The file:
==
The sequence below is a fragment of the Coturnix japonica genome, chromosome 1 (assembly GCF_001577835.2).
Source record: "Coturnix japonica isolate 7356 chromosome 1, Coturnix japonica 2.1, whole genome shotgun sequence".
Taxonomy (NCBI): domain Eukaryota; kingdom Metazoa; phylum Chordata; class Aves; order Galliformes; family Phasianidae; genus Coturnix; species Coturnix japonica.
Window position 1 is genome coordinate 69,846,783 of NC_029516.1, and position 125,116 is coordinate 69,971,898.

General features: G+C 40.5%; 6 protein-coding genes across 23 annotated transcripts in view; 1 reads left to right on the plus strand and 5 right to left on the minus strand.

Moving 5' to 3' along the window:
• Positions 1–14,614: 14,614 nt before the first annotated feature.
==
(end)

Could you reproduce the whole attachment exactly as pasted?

The sequence below is a fragment of the Coturnix japonica genome, chromosome 1 (assembly GCF_001577835.2).
Source record: "Coturnix japonica isolate 7356 chromosome 1, Coturnix japonica 2.1, whole genome shotgun sequence".
Taxonomy (NCBI): domain Eukaryota; kingdom Metazoa; phylum Chordata; class Aves; order Galliformes; family Phasianidae; genus Coturnix; species Coturnix japonica.
Window position 1 is genome coordinate 69,846,783 of NC_029516.1, and position 125,116 is coordinate 69,971,898.

General features: G+C 40.5%; 6 protein-coding genes across 23 annotated transcripts in view; 1 reads left to right on the plus strand and 5 right to left on the minus strand.

Moving 5' to 3' along the window:
• Positions 1–14,614: 14,614 nt before the first annotated feature.